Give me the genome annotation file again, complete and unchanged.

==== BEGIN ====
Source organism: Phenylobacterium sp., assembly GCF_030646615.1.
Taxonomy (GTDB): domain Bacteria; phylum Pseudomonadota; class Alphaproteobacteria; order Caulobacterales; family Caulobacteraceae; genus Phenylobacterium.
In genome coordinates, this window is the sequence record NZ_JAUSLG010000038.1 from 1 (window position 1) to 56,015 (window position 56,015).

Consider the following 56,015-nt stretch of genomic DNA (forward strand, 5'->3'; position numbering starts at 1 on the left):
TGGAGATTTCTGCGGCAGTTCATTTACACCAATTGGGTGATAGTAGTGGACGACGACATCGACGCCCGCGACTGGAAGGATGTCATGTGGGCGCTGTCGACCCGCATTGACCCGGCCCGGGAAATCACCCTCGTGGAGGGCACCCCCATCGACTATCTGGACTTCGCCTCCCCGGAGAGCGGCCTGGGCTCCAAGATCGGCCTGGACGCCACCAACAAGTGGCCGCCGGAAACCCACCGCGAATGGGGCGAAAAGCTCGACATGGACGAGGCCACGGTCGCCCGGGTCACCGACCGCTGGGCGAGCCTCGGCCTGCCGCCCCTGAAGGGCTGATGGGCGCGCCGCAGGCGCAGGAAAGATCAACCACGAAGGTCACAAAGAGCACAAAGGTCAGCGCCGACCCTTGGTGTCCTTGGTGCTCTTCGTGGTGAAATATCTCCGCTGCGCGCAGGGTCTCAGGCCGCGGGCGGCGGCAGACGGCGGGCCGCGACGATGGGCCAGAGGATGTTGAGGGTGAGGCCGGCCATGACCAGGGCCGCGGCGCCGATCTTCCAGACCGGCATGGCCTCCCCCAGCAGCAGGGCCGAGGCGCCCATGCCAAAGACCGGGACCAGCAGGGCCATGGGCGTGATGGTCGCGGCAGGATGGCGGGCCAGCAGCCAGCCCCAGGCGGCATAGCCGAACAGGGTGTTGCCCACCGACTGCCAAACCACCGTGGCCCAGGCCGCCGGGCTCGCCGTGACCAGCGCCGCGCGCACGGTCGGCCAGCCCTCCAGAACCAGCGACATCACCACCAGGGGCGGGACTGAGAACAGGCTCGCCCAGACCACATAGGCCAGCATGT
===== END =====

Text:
Source organism: Phenylobacterium sp., assembly GCF_030646615.1.
Taxonomy (GTDB): domain Bacteria; phylum Pseudomonadota; class Alphaproteobacteria; order Caulobacterales; family Caulobacteraceae; genus Phenylobacterium.
In genome coordinates, this window is the sequence record NZ_JAUSLG010000038.1 from 1 (window position 1) to 56,015 (window position 56,015).

Consider the following 56,015-nt stretch of genomic DNA (forward strand, 5'->3'; position numbering starts at 1 on the left):
TGGAGATTTCTGCGGCAGTTCATTTACACCAATTGGGTGATAGTAGTGGACGACGACATCGACGCCCGCGACTGGAAGGATGTCATGTGGGCGCTGTCGACCCGCATTGACCCGGCCCGGGAAATCACCCTCGTGGAGGGCACCCCCATCGACTATCTGGACTTCGCCTCCCCGGAGAGCGGCCTGGGCTCCAAGATCGGCCTGGACGCCACCAACAAGTGGCCGCCGGAAACCCACCGCGAATGGGGCGAAAAGCTCGACATGGACGAGGCCACGGTCGCCCGGGTCACCGACCGCTGGGCGAGCCTCGGCCTGCCGCCCCTGAAGGGCTGATGGGCGCGCCGCAGGCGCAGGAAAGATCAACCACGAAGGTCACAAAGAGCACAAAGGTCAGCGCCGACCCTTGGTGTCCTTGGTGCTCTTCGTGGTGAAATATCTCCGCTGCGCGCAGGGTCTCAGGCCGCGGGCGGCGGCAGACGGCGGGCCGCGACGATGGGCCAGAGGATGTTGAGGGTGAGGCCGGCCATGACCAGGGCCGCGGCGCCGATCTTCCAGACCGGCATGGCCTCCCCCAGCAGCAGGGCCGAGGCGCCCATGCCAAAGACCGGGACCAGCAGGGCCATGGGCGTGATGGTCGCGGCAGGATGGCGGGCCAGCAGCCAGCCCCAGGCGGCATAGCCGAACAGGGTGTTGCCCACCGACTGCCAAACCACCGTGGCCCAGGCCGCCGGGCTCGCCGTGACCAGCGCCGCGCGCACGGTCGGCCAGCCCTCCAGAACCAGCGACATCACCACCAGGGGCGGGACTGAGAACAGGCTCGCCCAGACCACATAGGCCAGCATGT